10/14/2013, Cheshvan 10, 5774
by Moshe Feiglin
We are in the midst of a strategic process to cede the Temple Mount. In the past, negotiations were first announced amidst handshakes and fanfare on a lawn in Washington, while the Right demonstrated. The current process is just the opposite: PM Netanyahu has already reached agreements in principle and now he is going to create the facts on the ground and get the public accustomed to the new reality.
The most potent landmines in the past negotiations were Jerusalem in general and the Temple Mount, in particular. Even with Ehud Barak, who was willing to give everything away, the deal fell through over the Temple Mount. That is why the opposite method is being employed in the current negotiations: First, Israel cedes the Temple Mount and Jerusalem while declaring that we are doing no such thing. But the facts on the ground show that we are – in front of our eyes. At a certain stage, the PM will have to admit the truth. The explanation will be, ‘Just as no Jew steps foot in the Eastern neighborhoods of Jerusalem, so no Jew will step foot on the Temple Mount.’ This is a process in which the government is peeling layer after layer of Israeli sovereignty from the Temple Mount.
All the Israeli governments since 1967 have ceded the Temple Mount, step by step. On Netanyahu’s watch, this phenomenon has accelerated and in my evaluation is coordinated within the framework of a plan: not a capitulation here and there, but an overall plan.
The Arabs threaten to riot over any semi-display of Israeli sovereignty over the Temple Mount. But riots can be overcome. The issue here is that the PM wants to be rid of the Temple Mount and the riots suit him well. Or at least, he has no desire to actualize Israeli sovereignty on the Temple Mount, so it is not worth his while to deal with the rioting. Too many people in high places do not believe that the Land of Israel belongs to us. They do not believe that the Temple Mount belongs to us. And so, they do not have the sense of justice that gives us the strength to deal with adversity. This is most obvious on the Temple Mount, but it is also a problem for the residents of Beit El and Tel Aviv, alike.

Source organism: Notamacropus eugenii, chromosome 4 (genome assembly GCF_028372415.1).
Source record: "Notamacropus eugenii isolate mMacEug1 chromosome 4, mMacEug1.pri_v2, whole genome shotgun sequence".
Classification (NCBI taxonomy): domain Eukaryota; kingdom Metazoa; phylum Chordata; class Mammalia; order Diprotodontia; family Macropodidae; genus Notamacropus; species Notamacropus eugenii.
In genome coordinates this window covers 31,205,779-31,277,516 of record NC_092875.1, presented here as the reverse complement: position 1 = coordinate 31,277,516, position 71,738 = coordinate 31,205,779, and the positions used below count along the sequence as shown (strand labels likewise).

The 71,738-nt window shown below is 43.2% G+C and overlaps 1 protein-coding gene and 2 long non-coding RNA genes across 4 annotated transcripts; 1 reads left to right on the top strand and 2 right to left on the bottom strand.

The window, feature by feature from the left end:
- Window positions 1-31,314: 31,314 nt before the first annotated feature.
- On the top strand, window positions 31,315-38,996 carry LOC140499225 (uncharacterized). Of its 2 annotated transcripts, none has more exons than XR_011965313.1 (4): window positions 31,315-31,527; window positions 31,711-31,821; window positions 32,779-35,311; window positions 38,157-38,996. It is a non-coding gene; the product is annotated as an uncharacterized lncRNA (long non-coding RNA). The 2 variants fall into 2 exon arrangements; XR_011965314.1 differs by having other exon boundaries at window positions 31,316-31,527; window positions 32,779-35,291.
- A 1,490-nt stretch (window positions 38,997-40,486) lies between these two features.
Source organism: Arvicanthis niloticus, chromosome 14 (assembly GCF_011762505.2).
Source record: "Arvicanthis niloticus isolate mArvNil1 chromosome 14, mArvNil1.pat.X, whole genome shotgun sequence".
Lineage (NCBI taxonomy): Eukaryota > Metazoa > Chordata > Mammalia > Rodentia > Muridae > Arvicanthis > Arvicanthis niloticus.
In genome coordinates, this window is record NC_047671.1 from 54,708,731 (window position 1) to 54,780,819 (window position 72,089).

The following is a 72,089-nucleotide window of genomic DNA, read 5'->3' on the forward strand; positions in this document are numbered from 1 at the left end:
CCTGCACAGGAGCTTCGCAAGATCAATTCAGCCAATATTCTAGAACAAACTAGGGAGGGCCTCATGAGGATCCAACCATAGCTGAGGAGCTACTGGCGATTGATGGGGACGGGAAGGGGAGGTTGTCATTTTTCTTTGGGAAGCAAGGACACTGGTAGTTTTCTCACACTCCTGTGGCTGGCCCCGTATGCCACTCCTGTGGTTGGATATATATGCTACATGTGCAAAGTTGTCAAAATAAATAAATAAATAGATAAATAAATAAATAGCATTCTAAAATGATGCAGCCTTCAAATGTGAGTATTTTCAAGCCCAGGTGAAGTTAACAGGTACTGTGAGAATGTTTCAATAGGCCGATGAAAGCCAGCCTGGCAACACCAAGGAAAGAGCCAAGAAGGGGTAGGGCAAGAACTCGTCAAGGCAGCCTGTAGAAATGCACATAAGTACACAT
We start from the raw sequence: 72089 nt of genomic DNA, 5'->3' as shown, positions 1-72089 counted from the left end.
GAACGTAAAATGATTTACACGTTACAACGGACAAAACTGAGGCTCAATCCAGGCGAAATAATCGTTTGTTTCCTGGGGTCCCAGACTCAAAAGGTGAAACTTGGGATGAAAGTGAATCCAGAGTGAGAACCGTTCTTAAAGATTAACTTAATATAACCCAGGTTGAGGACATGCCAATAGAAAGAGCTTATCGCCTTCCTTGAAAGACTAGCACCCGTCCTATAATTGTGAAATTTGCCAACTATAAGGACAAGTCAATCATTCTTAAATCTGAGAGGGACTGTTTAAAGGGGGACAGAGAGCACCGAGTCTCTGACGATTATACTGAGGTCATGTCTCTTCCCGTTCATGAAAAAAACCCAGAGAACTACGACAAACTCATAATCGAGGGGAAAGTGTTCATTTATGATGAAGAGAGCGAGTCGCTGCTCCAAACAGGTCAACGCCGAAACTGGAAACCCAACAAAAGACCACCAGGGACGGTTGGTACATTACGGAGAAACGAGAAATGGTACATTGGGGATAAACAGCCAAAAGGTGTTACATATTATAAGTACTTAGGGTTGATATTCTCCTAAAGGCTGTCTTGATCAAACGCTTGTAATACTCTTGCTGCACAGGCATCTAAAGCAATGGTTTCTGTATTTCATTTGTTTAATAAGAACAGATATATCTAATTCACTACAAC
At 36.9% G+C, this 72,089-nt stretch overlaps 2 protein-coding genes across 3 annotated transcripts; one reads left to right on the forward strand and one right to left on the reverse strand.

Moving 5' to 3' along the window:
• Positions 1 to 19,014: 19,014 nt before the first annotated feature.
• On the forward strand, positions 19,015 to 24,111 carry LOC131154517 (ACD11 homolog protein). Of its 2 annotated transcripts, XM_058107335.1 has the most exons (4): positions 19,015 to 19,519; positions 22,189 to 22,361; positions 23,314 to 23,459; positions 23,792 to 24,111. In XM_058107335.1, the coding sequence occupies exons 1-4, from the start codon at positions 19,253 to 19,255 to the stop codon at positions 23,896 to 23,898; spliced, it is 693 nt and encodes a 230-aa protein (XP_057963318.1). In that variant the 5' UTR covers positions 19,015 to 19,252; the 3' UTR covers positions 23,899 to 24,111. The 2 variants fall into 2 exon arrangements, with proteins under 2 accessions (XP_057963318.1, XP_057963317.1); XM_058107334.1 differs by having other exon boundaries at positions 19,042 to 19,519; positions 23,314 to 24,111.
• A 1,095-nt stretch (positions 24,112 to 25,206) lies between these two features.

If the State of Israel denies it destiny, it actually denies the reason for its existence. Our destiny is intertwined with the Beit Mikdash. Turning our backs on the Temple Mount is the modern-day Sin of the Spies. Even though the youngster from Tel Aviv who feels transient in his own land never heard about and does not understand this concept, rejecting the Temple Mount necessarily results in a growing lack of legitimacy in the entire world for the very existence of a Jewish State.
Actually, the State of Israel did build a Temple: It is the Holocaust Museum, Yad Vashem, in Jerusalem. Yad Vashem is the temple of our existence to which we bring all the visiting dignitaries, explaining to them that we are here because if not, they burn us to ashes.
The first to pay the price of our rejection of the Temple Mount will be the youngster from Beit El. Those who are supposed to herald the message of Jewish destiny to the nation and world but don’t, are specifically the people who went to Judea and Samaria.
The groups that visit the Temple Mount are still very small. We would expect that the foundational role of the Temple Mount would be understood first and foremost by the people who ran to Beit El and Sebastia. As a rule, if a person or group has a mission that they do not accomplish, they are the first to pay the price. We like to blame the secular or the leftists, but the problem is ours. We cannot complain about Netanyahu or the police, because if only twenty Jews a day visit the Temple Mount, as opposed to tens of thousands of Arabs, then all my words are meaningless.